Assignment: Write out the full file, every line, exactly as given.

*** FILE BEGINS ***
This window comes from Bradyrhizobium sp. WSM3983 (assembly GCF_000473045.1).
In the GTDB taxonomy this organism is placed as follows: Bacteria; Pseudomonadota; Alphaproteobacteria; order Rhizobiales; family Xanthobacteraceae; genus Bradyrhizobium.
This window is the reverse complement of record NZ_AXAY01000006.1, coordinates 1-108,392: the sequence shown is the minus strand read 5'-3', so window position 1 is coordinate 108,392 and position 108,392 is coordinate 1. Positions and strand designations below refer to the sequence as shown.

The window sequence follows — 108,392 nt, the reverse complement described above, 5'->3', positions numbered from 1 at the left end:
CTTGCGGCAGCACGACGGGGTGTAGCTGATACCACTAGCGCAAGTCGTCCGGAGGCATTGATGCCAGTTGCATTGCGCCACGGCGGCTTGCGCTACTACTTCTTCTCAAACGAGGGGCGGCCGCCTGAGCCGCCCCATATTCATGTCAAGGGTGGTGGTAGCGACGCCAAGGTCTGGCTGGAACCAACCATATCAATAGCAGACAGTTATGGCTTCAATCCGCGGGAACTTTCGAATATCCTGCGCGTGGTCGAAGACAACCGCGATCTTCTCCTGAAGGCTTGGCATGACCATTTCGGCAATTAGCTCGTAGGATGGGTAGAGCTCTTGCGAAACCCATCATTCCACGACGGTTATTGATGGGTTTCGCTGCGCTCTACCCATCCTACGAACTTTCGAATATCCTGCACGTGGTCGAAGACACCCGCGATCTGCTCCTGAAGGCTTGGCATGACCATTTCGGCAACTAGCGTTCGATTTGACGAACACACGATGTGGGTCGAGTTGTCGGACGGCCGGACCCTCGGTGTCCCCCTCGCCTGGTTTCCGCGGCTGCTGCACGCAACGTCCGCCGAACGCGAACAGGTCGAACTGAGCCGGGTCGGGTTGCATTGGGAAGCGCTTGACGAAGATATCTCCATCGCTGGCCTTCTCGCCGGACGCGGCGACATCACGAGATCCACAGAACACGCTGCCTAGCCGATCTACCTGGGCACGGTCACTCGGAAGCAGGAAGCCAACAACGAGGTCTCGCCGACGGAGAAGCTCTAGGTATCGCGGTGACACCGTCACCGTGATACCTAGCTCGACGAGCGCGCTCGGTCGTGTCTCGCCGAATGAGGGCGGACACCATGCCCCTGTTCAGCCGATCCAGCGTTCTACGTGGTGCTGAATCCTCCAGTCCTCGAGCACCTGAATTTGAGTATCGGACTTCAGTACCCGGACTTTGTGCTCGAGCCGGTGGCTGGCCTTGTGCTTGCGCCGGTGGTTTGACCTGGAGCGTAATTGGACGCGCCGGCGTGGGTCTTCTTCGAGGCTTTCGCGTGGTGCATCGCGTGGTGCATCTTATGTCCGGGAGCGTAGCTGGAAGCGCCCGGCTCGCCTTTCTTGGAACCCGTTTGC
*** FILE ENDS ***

This window comes from Bradyrhizobium sp. WSM3983 (assembly GCF_000473045.1).
In the GTDB taxonomy this organism is placed as follows: Bacteria; Pseudomonadota; Alphaproteobacteria; order Rhizobiales; family Xanthobacteraceae; genus Bradyrhizobium.
This window is the reverse complement of record NZ_AXAY01000006.1, coordinates 1-108,392: the sequence shown is the minus strand read 5'-3', so window position 1 is coordinate 108,392 and position 108,392 is coordinate 1. Positions and strand designations below refer to the sequence as shown.

The window sequence follows — 108,392 nt, the reverse complement described above, 5'->3', positions numbered from 1 at the left end:
CTTGCGGCAGCACGACGGGGTGTAGCTGATACCACTAGCGCAAGTCGTCCGGAGGCATTGATGCCAGTTGCATTGCGCCACGGCGGCTTGCGCTACTACTTCTTCTCAAACGAGGGGCGGCCGCCTGAGCCGCCCCATATTCATGTCAAGGGTGGTGGTAGCGACGCCAAGGTCTGGCTGGAACCAACCATATCAATAGCAGACAGTTATGGCTTCAATCCGCGGGAACTTTCGAATATCCTGCGCGTGGTCGAAGACAACCGCGATCTTCTCCTGAAGGCTTGGCATGACCATTTCGGCAATTAGCTCGTAGGATGGGTAGAGCTCTTGCGAAACCCATCATTCCACGACGGTTATTGATGGGTTTCGCTGCGCTCTACCCATCCTACGAACTTTCGAATATCCTGCACGTGGTCGAAGACACCCGCGATCTGCTCCTGAAGGCTTGGCATGACCATTTCGGCAACTAGCGTTCGATTTGACGAACACACGATGTGGGTCGAGTTGTCGGACGGCCGGACCCTCGGTGTCCCCCTCGCCTGGTTTCCGCGGCTGCTGCACGCAACGTCCGCCGAACGCGAACAGGTCGAACTGAGCCGGGTCGGGTTGCATTGGGAAGCGCTTGACGAAGATATCTCCATCGCTGGCCTTCTCGCCGGACGCGGCGACATCACGAGATCCACAGAACACGCTGCCTAGCCGATCTACCTGGGCACGGTCACTCGGAAGCAGGAAGCCAACAACGAGGTCTCGCCGACGGAGAAGCTCTAGGTATCGCGGTGACACCGTCACCGTGATACCTAGCTCGACGAGCGCGCTCGGTCGTGTCTCGCCGAATGAGGGCGGACACCATGCCCCTGTTCAGCCGATCCAGCGTTCTACGTGGTGCTGAATCCTCCAGTCCTCGAGCACCTGAATTTGAGTATCGGACTTCAGTACCCGGACTTTGTGCTCGAGCCGGTGGCTGGCCTTGTGCTTGCGCCGGTGGTTTGACCTGGAGCGTAATTGGACGCGCCGGCGTGGGTCTTCTTCGAGGCTTTCGCGTGGTGCATCGCGTGGTGCATCTTATGTCCGGGAGCGTAGCTGGAAGCGCCCGGCTCGCCTTTCTTGGAACCCGTTTGC